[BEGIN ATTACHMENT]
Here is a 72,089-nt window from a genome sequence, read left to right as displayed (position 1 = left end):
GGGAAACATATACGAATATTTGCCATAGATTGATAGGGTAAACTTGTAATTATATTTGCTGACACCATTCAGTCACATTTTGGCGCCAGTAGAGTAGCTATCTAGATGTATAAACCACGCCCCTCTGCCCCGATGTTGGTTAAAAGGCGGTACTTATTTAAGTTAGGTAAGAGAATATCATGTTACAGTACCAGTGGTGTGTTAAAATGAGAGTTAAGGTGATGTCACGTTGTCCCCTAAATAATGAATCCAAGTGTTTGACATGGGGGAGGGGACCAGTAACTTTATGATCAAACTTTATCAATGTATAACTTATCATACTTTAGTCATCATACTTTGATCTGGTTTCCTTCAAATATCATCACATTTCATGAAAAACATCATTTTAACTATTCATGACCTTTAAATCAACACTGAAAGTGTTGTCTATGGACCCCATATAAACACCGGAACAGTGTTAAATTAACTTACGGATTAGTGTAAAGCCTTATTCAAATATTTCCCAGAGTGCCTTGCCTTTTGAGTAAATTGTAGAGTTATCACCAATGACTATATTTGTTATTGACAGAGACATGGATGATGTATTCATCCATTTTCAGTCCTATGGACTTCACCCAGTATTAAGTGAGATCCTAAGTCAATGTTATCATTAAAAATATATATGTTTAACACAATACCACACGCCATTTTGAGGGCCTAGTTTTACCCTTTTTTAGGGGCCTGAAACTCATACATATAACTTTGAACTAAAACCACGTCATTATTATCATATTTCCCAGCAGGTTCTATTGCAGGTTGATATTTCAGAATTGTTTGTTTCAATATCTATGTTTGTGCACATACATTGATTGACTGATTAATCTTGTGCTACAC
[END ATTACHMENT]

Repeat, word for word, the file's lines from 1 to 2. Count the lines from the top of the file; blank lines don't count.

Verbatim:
Here is a 72,089-nt window from a genome sequence, read left to right as displayed (position 1 = left end):
GGGAAACATATACGAATATTTGCCATAGATTGATAGGGTAAACTTGTAATTATATTTGCTGACACCATTCAGTCACATTTTGGCGCCAGTAGAGTAGCTATCTAGATGTATAAACCACGCCCCTCTGCCCCGATGTTGGTTAAAAGGCGGTACTTATTTAAGTTAGGTAAGAGAATATCATGTTACAGTACCAGTGGTGTGTTAAAATGAGAGTTAAGGTGATGTCACGTTGTCCCCTAAATAATGAATCCAAGTGTTTGACATGGGGGAGGGGACCAGTAACTTTATGATCAAACTTTATCAATGTATAACTTATCATACTTTAGTCATCATACTTTGATCTGGTTTCCTTCAAATATCATCACATTTCATGAAAAACATCATTTTAACTATTCATGACCTTTAAATCAACACTGAAAGTGTTGTCTATGGACCCCATATAAACACCGGAACAGTGTTAAATTAACTTACGGATTAGTGTAAAGCCTTATTCAAATATTTCCCAGAGTGCCTTGCCTTTTGAGTAAATTGTAGAGTTATCACCAATGACTATATTTGTTATTGACAGAGACATGGATGATGTATTCATCCATTTTCAGTCCTATGGACTTCACCCAGTATTAAGTGAGATCCTAAGTCAATGTTATCATTAAAAATATATATGTTTAACACAATACCACACGCCATTTTGAGGGCCTAGTTTTACCCTTTTTTAGGGGCCTGAAACTCATACATATAACTTTGAACTAAAACCACGTCATTATTATCATATTTCCCAGCAGGTTCTATTGCAGGTTGATATTTCAGAATTGTTTGTTTCAATATCTATGTTTGTGCACATACATTGATTGACTGATTAATCTTGTGCTACAC